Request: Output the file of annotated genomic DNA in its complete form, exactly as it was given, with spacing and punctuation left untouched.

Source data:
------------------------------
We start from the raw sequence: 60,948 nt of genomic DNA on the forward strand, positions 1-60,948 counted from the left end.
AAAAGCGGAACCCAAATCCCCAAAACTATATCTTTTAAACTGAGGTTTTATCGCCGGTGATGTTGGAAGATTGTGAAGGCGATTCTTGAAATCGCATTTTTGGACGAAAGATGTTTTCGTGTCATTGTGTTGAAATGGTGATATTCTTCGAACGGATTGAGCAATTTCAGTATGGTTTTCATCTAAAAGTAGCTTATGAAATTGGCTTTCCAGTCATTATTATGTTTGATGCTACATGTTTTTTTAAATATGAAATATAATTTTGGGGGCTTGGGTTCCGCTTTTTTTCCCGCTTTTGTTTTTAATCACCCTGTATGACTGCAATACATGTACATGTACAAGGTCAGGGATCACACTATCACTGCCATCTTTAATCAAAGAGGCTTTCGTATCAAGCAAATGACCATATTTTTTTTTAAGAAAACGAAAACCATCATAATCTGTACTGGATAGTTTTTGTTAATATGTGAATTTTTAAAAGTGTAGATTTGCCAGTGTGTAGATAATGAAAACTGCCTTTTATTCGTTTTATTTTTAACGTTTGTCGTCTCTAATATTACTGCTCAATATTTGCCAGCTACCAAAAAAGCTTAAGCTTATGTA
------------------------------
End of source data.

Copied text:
We start from the raw sequence: 60,948 nt of genomic DNA on the forward strand, positions 1-60,948 counted from the left end.
AAAAGCGGAACCCAAATCCCCAAAACTATATCTTTTAAACTGAGGTTTTATCGCCGGTGATGTTGGAAGATTGTGAAGGCGATTCTTGAAATCGCATTTTTGGACGAAAGATGTTTTCGTGTCATTGTGTTGAAATGGTGATATTCTTCGAACGGATTGAGCAATTTCAGTATGGTTTTCATCTAAAAGTAGCTTATGAAATTGGCTTTCCAGTCATTATTATGTTTGATGCTACATGTTTTTTTAAATATGAAATATAATTTTGGGGGCTTGGGTTCCGCTTTTTTTCCCGCTTTTGTTTTTAATCACCCTGTATGACTGCAATACATGTACATGTACAAGGTCAGGGATCACACTATCACTGCCATCTTTAATCAAAGAGGCTTTCGTATCAAGCAAATGACCATATTTTTTTTTAAGAAAACGAAAACCATCATAATCTGTACTGGATAGTTTTTGTTAATATGTGAATTTTTAAAAGTGTAGATTTGCCAGTGTGTAGATAATGAAAACTGCCTTTTATTCGTTTTATTTTTAACGTTTGTCGTCTCTAATATTACTGCTCAATATTTGCCAGCTACCAAAAAAGCTTAAGCTTATGTA